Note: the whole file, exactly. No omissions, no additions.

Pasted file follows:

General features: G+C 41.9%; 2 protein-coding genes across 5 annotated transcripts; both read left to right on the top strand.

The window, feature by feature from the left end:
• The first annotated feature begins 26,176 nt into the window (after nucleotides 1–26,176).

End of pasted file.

General features: G+C 41.9%; 2 protein-coding genes across 5 annotated transcripts; both read left to right on the top strand.

The window, feature by feature from the left end:
• The first annotated feature begins 26,176 nt into the window (after nucleotides 1–26,176).